Categories, Tags, & Custom Taxonomies
Categories, tags, and taxonomies are all related and can be easily confused.
We’ll use the example of building a theme for a recipe website to help break down categories, tags, and taxonomies.
In our recipe website, the categories would be Breakfast, Lunch, Dinner, Appetizers, Soups, Salads, Sides, and Desserts. All recipes will fit within those categories, but users might want to search for something specific like chocolate desserts or ginger chicken dinners.
Chocolate, ginger, and chicken are all examples of tags. They are another level of specificity that provides meaning to the user.
Lastly, there are taxonomies. In reality, categories and tags are examples of default taxonomies which simply are a way to organize content. Taxonomies are the method of classifying content and data in WordPress. When you use a taxonomy you’re grouping similar things together. The taxonomy refers to the sum of those groups. As with Post Types, there are a number of default taxonomies, and you can also create your own.
Recipes are normally organized by category and tag, but there are some other helpful ways to break the recipes down to be more user friendly. For example, the recipe website might want an easy way to display recipes by cook time. A custom taxonomy of cook time with 0-30 min, 30-min to an hour, 1 to 2 hours, 2+ hours would be a great breakdown. Additionally, cook method such as grill, oven, stove, refrigerator, etc would be another example of a custom taxonomy that would be relevant for the site. There could also be a custom taxonomy for how spicy the recipe is and then a rating from 1-5 on spiciness.
Default Taxonomies #Default Taxonomies
The default taxonomies in WordPress are:
- categories: a hierarchical taxonomy that organizes content in the post Post Type
- tags: a non-hierarchical taxonomy that organizes content in the post Post Type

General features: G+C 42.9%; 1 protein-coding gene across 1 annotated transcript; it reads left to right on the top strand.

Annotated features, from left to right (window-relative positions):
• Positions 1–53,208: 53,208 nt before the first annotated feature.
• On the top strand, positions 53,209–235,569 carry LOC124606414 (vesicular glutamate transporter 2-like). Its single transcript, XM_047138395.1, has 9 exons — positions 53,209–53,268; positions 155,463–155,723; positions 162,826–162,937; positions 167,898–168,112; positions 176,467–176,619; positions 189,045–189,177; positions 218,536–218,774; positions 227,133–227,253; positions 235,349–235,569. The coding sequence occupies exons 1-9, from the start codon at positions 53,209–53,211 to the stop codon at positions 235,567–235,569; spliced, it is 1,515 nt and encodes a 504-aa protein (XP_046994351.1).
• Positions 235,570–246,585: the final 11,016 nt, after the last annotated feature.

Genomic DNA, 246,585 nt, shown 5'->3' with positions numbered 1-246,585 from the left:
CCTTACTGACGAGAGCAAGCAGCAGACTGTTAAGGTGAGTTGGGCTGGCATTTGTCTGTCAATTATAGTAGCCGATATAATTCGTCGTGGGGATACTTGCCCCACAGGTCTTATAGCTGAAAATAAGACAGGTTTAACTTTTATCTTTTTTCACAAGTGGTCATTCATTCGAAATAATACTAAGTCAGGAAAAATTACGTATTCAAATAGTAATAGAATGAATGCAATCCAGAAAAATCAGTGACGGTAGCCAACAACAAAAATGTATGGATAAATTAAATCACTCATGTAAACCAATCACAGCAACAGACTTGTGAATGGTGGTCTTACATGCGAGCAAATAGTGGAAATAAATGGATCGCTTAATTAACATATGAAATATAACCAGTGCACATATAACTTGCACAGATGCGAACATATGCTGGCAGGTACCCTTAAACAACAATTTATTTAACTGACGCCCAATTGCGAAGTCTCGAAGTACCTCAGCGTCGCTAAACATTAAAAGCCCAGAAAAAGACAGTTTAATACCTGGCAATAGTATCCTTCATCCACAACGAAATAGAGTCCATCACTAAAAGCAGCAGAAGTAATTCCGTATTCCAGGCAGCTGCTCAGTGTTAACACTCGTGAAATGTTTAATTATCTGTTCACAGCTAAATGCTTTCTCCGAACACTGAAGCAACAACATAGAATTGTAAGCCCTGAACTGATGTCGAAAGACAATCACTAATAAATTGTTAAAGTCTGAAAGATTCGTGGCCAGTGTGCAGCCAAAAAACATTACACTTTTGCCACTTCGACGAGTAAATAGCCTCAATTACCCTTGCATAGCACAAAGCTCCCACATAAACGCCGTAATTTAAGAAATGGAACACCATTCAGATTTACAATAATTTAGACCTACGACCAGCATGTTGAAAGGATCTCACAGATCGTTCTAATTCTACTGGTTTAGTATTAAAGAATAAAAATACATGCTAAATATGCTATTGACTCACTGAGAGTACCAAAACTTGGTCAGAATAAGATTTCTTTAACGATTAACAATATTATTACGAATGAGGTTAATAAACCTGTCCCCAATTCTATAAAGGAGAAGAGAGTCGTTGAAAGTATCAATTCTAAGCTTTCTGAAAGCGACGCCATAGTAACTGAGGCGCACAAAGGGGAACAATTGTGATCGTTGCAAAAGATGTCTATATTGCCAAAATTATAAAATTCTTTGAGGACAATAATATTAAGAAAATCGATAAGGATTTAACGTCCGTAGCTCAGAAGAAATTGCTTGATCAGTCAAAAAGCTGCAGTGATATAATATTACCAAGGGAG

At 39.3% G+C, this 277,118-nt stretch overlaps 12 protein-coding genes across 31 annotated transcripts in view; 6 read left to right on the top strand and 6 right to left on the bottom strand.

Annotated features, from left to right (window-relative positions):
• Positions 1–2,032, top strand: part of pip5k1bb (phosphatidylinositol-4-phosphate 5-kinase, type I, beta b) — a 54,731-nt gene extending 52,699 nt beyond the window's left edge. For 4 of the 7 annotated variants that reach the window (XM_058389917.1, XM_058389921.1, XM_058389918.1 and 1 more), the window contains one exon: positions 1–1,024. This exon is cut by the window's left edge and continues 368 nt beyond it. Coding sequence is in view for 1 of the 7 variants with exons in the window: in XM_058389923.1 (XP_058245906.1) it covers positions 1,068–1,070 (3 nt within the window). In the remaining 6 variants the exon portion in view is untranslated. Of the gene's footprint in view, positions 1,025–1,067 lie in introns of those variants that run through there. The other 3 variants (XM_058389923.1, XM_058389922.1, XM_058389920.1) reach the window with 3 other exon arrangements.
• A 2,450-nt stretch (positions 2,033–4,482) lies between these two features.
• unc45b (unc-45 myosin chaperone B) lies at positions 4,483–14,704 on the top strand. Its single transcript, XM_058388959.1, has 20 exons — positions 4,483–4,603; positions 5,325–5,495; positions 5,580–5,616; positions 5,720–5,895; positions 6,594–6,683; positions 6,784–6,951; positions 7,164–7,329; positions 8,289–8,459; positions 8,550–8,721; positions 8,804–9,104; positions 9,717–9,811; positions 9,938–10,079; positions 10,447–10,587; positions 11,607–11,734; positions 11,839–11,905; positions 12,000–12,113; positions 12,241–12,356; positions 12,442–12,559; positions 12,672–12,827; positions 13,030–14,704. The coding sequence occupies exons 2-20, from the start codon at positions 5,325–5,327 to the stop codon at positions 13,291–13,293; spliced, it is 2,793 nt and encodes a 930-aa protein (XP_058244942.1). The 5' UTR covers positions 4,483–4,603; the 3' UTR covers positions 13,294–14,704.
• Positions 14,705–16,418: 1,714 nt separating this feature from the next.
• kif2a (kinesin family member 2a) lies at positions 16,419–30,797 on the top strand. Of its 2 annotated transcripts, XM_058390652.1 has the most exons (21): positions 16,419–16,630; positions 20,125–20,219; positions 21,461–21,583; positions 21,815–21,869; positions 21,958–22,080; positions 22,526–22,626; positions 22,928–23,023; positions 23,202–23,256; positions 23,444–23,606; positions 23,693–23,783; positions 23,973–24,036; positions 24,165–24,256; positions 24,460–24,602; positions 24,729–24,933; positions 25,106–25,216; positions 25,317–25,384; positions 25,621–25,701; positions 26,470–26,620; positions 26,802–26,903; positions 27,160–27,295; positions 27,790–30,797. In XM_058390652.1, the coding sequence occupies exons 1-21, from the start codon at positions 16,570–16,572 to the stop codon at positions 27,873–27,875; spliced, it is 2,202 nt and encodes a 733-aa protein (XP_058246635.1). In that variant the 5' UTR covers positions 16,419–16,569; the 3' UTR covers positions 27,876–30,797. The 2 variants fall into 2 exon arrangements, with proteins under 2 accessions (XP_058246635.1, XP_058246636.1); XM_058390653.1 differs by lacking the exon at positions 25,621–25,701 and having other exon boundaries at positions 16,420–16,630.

- post formats: a method for creating formats for your posts. You can learn more about these on the Post Formats page.
Terms are items within your taxonomy. So, for example, if you have the Animal taxonomy you would have the terms, dogs, cats, and sheep. Terms can be created via the WordPress admin, or you can use the wp_insert_term() function.
Database Schema #Database Schema
Taxonomies and terms are stored in the following database tables:
- wp_terms – stores all of the terms
- wp_term_taxonomy – places the term in a taxonomy
- wp_term_relationships – relates the taxonomy to an object (for example, category to post)
WordPress offers several different hierarchies of templates for categories, tags, or custom taxonomies. More details on their structure and usage may be found on the Taxonomy Templates page.
Custom Taxonomies #Custom Taxonomies
It is possible to create new taxonomies in WordPress. You may, for example, want to create an author taxonomy on a book review website, or an actor taxonomy on a film site. As with custom post type it is recommended that you put this functionality in a plugin. This ensures that when the user changes their website’s design, their content is preserved in the plugin.
You can read more about creating custom taxonomies in the Plugin Developer Handbook.